19th Century Watercolour Jack The Ripper Connection Berger & Co London
19th Century Watercolour Jack The Ripper Connection Berger & Co London
19th Century Watercolour Jack The Ripper Connection Berger & Co London
19th Century Watercolour Jack The Ripper Connection Berger & Co London
19th Century Watercolour Jack The Ripper Connection Berger & Co London
19th Century Watercolour Jack The Ripper Connection Berger & Co London
19th Century Watercolour Jack The Ripper Connection Berger & Co London
19th Century Watercolour Jack The Ripper Connection Berger & Co London
19th Century Watercolour Jack The Ripper Connection Berger & Co London
19th Century Watercolour Jack The Ripper Connection Berger & Co London
19th Century Watercolour Jack The Ripper Connection Berger & Co London
19th Century Watercolour Jack The Ripper Connection Berger & Co London

19th Century Watercolour Jack The Ripper Connection Berger & Co London

c. 1880 England

Offered by Roger Bradbury Antiques

£785 gbp
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The Rice Starch Works of Berger & Co Talwin Street and Grace Street Bromley by Bow London

A skillful oval watercolour of Berger & Co Rice Starch works which is now demolished. This was painted prior to the ‘Jack The Ripper Era’ and has strong connections. A fascinating piece of London history. One or two ancient extinct storm flies which can be removed, description verso

Size to include frame: H40cm L48.5cm
William Thomas Berger (1815–1899) was a Christian Starch manufacturer in London and owner of Samuel Berger & Co, a patent rice starch manufacturer, who became the first home (England) director of the China Inland Misson with James Hudson Taylor in 1865. At this time the headquarters of the mission agency was located at Saint Hill Manor in East Grinstead, England. As the Home Director he was responsible for editing the Occasional Paper of the China Inland Mission and carrying on the work of sending more missionaries to follow Hudson Taylor to China.

At the time of the Yangzhou riot that brought unwelcome notoriety to the mission activity in China, Berger had to defend Taylor and his group from the attacks of the British press. Often, he had to assume this role with little or no knowledge of the current events in China due to the delay in communication with the missionaries overseas.

The Bergers resigned due to failing health and also due to his personal convictions which were similar to Andrew Jukes (in conflict with the traditional Christian principles of the China Inland Mission) regarding the eternal punishment of non-Christians. He remained a faithful supporter of the mission and a friend of Hudson Taylor until his death.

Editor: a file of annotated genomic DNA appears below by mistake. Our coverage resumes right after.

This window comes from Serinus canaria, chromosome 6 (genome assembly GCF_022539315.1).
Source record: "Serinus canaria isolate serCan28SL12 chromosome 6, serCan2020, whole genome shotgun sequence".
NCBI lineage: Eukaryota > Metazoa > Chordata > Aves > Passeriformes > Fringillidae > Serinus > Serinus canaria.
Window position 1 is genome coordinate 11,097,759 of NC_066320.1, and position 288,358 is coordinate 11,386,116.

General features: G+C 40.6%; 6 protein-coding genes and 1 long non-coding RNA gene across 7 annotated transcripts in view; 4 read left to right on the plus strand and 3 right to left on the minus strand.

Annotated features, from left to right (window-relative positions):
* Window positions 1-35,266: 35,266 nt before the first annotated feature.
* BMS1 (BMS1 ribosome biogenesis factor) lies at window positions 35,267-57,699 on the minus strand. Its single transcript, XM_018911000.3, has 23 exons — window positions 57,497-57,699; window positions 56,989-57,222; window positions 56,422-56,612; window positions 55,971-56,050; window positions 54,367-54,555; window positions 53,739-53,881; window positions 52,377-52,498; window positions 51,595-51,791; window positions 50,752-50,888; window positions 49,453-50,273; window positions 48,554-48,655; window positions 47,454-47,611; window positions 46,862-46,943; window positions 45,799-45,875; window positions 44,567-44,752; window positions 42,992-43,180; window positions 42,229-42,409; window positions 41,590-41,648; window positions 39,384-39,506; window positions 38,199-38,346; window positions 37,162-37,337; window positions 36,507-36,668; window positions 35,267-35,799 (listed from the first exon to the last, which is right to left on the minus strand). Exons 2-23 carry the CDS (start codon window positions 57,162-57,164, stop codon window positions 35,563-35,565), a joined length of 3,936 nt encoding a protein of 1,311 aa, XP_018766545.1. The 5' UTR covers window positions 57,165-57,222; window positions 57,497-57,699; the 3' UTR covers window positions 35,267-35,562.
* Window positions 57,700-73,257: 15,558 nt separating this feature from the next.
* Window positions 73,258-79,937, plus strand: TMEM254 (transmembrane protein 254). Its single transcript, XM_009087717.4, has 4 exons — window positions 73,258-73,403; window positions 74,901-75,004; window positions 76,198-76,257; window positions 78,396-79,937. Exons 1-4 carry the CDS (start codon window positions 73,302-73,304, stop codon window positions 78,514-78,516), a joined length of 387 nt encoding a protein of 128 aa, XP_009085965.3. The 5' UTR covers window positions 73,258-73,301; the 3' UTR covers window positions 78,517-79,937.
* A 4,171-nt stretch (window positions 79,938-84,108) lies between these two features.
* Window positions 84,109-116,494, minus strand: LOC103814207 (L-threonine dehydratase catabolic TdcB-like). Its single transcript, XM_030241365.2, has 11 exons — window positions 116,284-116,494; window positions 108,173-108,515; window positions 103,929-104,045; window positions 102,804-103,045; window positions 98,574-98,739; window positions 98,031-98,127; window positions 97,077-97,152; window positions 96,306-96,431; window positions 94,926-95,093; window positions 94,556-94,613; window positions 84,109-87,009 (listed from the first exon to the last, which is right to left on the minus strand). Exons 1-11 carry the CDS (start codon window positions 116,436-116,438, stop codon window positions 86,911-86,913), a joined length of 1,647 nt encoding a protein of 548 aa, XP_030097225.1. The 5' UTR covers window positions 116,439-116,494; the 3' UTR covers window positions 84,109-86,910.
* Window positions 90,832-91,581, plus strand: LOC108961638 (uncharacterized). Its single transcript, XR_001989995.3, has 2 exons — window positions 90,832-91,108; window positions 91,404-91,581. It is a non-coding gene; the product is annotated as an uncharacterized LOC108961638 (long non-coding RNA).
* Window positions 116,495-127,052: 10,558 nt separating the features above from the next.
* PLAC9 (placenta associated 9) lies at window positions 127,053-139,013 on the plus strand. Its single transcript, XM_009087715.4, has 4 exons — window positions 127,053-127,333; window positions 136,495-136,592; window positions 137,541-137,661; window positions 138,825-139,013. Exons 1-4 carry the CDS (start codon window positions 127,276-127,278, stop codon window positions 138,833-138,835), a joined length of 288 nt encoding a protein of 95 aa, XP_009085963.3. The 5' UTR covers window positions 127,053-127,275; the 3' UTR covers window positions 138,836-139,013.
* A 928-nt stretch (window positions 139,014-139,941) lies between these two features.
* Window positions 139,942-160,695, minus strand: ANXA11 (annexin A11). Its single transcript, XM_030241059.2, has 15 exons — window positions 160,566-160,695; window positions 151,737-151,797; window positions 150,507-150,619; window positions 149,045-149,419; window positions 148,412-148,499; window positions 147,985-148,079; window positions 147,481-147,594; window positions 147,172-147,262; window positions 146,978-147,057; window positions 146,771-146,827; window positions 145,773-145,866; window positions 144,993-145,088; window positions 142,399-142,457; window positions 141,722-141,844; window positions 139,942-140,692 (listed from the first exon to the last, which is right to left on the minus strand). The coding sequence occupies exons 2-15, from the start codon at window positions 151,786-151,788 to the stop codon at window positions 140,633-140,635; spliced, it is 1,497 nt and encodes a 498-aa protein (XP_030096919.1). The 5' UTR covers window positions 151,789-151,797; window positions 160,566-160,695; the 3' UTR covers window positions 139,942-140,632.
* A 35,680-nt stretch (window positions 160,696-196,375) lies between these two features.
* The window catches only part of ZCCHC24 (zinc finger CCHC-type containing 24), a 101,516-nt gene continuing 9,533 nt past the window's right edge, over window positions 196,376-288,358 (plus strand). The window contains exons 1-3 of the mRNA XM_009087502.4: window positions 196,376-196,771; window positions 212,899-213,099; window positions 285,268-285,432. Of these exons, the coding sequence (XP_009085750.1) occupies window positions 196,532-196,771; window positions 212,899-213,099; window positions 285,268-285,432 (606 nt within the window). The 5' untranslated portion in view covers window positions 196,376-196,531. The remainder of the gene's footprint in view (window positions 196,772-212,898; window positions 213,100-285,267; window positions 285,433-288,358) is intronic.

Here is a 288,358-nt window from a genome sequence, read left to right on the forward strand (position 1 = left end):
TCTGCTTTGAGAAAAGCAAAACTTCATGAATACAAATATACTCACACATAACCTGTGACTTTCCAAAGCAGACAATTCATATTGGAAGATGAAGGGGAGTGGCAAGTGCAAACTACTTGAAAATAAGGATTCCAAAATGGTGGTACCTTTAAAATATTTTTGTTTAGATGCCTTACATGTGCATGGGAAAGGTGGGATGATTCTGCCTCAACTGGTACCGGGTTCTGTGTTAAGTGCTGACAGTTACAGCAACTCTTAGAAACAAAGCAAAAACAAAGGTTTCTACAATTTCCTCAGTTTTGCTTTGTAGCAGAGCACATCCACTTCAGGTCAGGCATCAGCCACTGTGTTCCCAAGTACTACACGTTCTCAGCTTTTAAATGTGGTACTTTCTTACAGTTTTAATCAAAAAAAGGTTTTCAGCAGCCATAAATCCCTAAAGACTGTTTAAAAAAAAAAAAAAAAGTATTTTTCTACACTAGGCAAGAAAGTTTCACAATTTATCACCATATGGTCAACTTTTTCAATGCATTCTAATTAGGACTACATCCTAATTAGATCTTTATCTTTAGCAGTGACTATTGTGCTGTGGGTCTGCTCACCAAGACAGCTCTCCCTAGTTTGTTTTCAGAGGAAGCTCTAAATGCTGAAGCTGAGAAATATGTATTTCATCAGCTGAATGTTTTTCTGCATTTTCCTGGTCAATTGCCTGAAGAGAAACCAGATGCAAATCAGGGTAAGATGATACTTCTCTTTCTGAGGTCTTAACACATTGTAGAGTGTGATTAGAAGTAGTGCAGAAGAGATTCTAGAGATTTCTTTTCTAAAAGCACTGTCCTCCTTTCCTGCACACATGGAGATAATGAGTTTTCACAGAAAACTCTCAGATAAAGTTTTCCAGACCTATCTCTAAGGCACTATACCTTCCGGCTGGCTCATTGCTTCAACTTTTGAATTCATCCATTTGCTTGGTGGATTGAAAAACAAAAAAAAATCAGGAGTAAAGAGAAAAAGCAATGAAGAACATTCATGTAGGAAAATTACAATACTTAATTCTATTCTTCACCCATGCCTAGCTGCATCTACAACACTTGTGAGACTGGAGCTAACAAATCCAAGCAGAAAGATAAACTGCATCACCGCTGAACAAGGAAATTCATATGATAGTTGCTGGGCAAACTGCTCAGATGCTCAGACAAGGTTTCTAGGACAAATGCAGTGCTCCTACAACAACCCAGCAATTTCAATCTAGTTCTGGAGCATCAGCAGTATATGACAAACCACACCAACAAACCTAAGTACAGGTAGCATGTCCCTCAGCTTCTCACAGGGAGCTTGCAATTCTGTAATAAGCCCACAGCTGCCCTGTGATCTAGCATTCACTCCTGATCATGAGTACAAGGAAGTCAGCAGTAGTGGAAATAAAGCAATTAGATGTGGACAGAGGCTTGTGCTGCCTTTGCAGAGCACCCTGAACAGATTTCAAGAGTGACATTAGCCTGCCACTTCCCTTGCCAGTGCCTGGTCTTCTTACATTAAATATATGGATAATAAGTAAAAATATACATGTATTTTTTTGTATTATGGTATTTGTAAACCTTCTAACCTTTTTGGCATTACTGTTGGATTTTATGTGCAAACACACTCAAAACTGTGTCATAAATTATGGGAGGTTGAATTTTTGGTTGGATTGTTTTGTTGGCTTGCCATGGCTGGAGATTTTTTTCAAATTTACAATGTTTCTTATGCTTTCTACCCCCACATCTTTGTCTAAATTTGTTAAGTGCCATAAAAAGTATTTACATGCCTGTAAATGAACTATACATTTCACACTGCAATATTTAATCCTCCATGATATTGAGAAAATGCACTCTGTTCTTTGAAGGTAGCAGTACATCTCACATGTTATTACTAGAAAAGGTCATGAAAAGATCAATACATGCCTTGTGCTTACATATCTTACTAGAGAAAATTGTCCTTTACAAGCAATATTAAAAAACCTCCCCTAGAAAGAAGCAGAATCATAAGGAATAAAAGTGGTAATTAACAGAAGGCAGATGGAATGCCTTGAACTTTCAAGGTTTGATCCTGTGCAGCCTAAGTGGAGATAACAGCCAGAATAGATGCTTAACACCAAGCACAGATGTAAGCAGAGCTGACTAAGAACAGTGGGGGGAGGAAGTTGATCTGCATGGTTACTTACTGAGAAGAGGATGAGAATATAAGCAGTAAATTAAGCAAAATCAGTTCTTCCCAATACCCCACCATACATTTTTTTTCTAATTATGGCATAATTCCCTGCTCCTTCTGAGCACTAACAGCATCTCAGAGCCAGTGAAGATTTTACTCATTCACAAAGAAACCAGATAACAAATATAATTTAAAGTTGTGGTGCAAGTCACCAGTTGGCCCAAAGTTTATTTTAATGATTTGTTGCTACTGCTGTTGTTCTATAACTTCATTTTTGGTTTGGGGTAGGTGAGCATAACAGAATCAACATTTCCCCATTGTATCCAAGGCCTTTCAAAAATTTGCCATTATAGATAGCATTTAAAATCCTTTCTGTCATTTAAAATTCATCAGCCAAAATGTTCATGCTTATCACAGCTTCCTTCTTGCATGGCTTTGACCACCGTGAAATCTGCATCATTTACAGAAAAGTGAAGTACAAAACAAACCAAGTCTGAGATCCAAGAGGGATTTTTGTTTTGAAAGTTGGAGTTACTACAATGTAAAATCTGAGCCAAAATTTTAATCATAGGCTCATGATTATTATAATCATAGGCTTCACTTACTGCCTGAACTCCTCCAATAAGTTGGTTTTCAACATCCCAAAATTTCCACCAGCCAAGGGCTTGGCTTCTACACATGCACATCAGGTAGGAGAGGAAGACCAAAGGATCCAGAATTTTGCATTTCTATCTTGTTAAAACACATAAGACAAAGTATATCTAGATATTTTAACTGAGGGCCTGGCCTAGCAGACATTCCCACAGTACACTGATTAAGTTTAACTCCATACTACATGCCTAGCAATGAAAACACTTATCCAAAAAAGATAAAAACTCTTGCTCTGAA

Jack the Ripper Connection

https://www.jack-the-ripper-tour.com/generalnews/the-goswell-road-mystery/

On the evening of Thursday 18th January 1883, Mr Allen, the manager at the head receiving office of Carter, Paterson and Co. – a well-known railway and general carriers, based in Goswell Road on the north-east fringe of the City of London – became somewhat perturbed by a disagreeable odour that appeared to be emanating from a mysterious box that had, over the course of the previous month, caused some amount of difficulty for the company, as they had been unable to deliver it.

The box – which was described as being a “common deal box, and which measured about 2 feet long, 18 inches high, and about 18 or 20 inches in breadth” – had been deposited at the premises of Davies and Evans on the 11th December 1882. Davies and Evans was a general shop, located at 157 Cambridge Heath Road, Bethnal Green in the East End of London, which operated as a branch receiving office for the carriage company.

The box bore the name of its manufacturer Samuel Berger and Co., Starch Works, Leonard-street, Bromley-by-Bow.”

On top of the box was a small piece of card addressed to “Mrs. Green, No. 24, Abbey-road, St. John’s Wood, N.W.”

On Thursday 18th January 1883, a disagreeable smell was observed emanating from the box and, by the evening, it was so bad that Mr Allen ordered that the lid be forced open. This was done and, to their horror, Mr Allen and his underlings found themselves staring at the body of a child which was “far advanced in decomposition.”
Medium
watercolour
Roger Bradbury Antiques

Roger Bradbury Antiques
Skeyton Lodge
Long road
Skeyton
Norfolk
NR10 5ED

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